By Ian Ransom
HANGZHOU, China (Reuters) -Japan ended North Korea’s hopes of a fairytale soccer gold with a 4-1 thrashing in the Asian Games final after breakdancing made its debut in a whirlwind of baggy pants and pounding beats.
A three-goal burst in the second half at Huanglong Sports Centre Stadium secured Japan back-to-back titles in the women’s soccer event and left North Korean fans wiping away tears.
Without a FIFA world ranking and playing their first international football since before COVID-19, the Koreans held Japan to 1-1 at halftime with the support of Chinese fans but ultimately crumbled to miss out on a fourth gold medal in the event.
China demolished Uzbekistan 7-0 in the bronze medal playoff.
A year out from breakdancing’s debut at the Paris Olympics, ‘b-boys’ and ‘b-girls’ competed in the qualifying rounds, performing tricks to ear-splitting jams in front of a panel of judges and several thousand spectators.
Along with esports’ debut as a medal event in Hangzhou, organisers hope “breaking” can help lure young viewers turned off by traditional Games sports.
A counter-cultural art-form born in the streets of New York City decades ago, breakdance is now judged against broad criteria in competition.
“Now it has become a sport, its culture is becoming less and less because after all, we have to cooperate with some sports norms,” said 24-year-old Taiwan breaker Sun Zhen, who reached Saturday’s knockout rounds.
Philippines basketball celebrated a return to the glory days of the mid-20th century by beating Jordan 70-60 in the men’s final for their first gold in the event in 61 years.
“There was a lot of people who didn’t think we could do it, and we proved them wrong,” said the Philippines’ California-born guard Chris Newsome.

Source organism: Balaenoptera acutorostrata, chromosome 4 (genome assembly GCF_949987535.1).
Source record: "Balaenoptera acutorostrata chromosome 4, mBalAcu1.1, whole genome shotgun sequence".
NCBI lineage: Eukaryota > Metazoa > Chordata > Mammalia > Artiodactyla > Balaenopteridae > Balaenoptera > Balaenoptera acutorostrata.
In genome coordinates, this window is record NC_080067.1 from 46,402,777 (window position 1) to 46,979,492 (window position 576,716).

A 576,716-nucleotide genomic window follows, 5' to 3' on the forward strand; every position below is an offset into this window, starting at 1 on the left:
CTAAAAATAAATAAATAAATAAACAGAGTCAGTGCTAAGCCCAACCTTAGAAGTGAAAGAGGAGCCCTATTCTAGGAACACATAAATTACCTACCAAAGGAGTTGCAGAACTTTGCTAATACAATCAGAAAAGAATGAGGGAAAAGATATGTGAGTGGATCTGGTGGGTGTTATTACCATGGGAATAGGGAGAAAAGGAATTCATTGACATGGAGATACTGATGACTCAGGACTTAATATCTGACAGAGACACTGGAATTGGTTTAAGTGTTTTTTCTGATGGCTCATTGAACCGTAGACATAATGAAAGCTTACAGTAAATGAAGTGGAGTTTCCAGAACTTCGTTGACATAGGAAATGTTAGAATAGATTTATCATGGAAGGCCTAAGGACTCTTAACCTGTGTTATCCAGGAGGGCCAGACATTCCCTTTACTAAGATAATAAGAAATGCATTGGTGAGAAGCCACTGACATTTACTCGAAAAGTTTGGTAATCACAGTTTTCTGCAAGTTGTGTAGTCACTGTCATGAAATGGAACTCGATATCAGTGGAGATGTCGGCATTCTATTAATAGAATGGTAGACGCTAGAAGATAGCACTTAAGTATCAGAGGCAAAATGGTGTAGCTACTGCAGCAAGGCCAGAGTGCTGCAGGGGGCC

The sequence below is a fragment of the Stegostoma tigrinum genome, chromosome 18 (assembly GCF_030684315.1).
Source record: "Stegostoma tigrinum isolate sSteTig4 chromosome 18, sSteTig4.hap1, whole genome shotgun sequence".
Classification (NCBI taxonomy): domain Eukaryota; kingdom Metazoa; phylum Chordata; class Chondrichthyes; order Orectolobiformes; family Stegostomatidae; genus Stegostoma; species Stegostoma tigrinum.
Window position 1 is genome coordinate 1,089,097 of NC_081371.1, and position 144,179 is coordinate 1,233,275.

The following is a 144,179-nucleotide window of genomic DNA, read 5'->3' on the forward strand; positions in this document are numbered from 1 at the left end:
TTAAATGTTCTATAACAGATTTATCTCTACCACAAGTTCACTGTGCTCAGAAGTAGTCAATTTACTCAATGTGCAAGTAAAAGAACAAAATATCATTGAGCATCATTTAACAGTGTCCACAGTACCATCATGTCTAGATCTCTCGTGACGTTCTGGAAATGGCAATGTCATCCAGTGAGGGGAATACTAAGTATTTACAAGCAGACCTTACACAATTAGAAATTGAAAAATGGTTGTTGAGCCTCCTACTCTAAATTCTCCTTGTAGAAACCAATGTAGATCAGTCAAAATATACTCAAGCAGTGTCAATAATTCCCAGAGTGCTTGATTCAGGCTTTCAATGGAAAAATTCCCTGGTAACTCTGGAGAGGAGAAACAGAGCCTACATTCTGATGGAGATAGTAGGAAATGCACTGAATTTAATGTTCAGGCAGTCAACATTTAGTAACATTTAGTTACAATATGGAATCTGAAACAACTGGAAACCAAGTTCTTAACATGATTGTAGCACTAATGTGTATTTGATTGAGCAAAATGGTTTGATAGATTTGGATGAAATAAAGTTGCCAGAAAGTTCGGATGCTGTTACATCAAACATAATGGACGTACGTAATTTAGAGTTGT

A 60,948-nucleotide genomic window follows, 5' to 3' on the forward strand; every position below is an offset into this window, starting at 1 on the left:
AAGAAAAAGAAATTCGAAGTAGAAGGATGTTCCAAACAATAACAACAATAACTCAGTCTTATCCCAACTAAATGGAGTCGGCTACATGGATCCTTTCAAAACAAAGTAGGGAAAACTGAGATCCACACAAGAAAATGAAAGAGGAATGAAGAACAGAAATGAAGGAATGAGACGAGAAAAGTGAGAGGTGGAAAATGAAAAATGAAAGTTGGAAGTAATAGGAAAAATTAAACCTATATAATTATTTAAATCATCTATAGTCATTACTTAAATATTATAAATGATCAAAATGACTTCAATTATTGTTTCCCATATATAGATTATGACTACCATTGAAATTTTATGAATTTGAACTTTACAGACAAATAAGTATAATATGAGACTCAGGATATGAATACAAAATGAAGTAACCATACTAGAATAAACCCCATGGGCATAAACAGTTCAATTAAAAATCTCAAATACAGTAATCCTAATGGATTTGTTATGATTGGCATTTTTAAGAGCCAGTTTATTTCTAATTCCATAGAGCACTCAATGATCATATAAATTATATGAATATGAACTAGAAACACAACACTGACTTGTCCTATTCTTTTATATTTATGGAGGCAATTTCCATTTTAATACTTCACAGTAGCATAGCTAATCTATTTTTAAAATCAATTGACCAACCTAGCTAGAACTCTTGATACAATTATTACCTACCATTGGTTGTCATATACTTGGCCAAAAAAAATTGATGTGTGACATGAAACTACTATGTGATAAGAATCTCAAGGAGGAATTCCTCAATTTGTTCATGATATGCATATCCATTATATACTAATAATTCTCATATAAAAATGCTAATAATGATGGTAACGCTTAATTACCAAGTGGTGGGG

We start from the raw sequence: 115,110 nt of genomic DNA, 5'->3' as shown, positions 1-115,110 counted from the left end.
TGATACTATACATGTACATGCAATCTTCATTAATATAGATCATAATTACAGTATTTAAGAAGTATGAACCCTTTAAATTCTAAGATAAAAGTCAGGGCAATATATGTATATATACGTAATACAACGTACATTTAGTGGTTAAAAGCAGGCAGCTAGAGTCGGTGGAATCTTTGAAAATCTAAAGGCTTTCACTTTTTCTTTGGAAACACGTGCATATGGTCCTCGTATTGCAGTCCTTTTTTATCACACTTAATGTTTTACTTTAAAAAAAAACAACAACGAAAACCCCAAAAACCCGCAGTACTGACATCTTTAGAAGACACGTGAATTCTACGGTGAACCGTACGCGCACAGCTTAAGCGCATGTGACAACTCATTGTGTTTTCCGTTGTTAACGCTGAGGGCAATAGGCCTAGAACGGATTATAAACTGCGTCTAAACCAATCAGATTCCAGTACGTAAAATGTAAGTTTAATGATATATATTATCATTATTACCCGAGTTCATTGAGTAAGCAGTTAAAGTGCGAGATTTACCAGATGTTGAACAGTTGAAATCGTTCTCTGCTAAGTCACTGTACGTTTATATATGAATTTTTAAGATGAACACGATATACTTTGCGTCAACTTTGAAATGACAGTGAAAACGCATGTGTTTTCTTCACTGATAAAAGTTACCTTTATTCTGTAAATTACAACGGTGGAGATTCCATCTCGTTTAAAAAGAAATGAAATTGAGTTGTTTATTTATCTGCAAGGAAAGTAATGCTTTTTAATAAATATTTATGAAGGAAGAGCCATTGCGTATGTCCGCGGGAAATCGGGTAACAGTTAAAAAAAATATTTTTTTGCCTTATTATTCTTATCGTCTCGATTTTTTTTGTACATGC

Both cricket’s return to the Games and India’s debut in the T20 tournament have proved a success, with the south Asians reaching Saturday’s final by thumping Bangladesh by nine wickets.
Hopes for a gold medal showdown with bitter rivals Pakistan proved forlorn as Afghanistan surged to a four-wicket win over the Pakistanis in the other semi-final.
Pakistan, who failed to medal in the women’s event won by India, will play for bronze against Bangladesh.
Olympic bronze medallists India continued their resurgence in hockey, thrashing Japan 5-1 in the final to win their fourth Games gold and first since Incheon in 2014.
In the weightlifting, China’s Liu Huanhua bulked up for the 109kg division and stunned Uzbekistan’s Olympic champion Akbar Djuraev, only weeks after winning the 102kg world title in Saudi Arabia.
Liu hoisted a combined 418kg to pip twice world champion Djuraev by a kilogram.
“I had competed in the 102kg so today I did not perform to my best,” said 22-year-old Liu.
“But the crowd was so enthusiastic that they lifted me up, and I had this driving force inside me.”
His compatriot Liang Xiaomei, a four-times world champion, coasted to the women’s 87kg title.
Djuraev’s disappointment was not the first blow for Uzbekistan at the hands of the hosts.
Their canoe slalom silver medallist Anvar Klevleev was in line for gold in the men’s event with a total run time of 98.63 seconds.
But the gold ended up with home competitor Xie Yuancong who successfully appealed against a 50-second penalty for missing a gate on the course.
A second Saudi Arabian runner was banned for a positive doping test for darbepoetin, a blood-booster similar to erythropoietin (EPO).
Middle distance runner Wesam Nasser A Alfarsi, who finished last of 12 runners in the 3,000m steeplechase, became the sixth athlete overall to be suspended at the Games.
Mongolian women’s 55kg weightlifter Erdenezul Buyandelger then became the seventh after testing positive for a banned steroid.
The equestrian programme wrapped up, with Abdullah Al-Sharbatly trotting away with his sixth Asian Games gold for Saudi Arabia after winning the individual jumping title.
Al-Sharbatly also claimed a fourth team gold after titles at the 2006, 2010 and 2018 Games.
“I’m very proud … because I (was) in the lead by far as the best Saudi athlete with five golds. Now it’s six golds. Amazing,” said the 41-year-old, who was bullish on his chances at the Paris Olympics.
“I am expecting, and I hope, to win gold in Paris … Inshallah, I will do it.”
(Reporting by Ian Ransom; Editing by Peter Rutherford, Toby Davis and Christian Radnedge)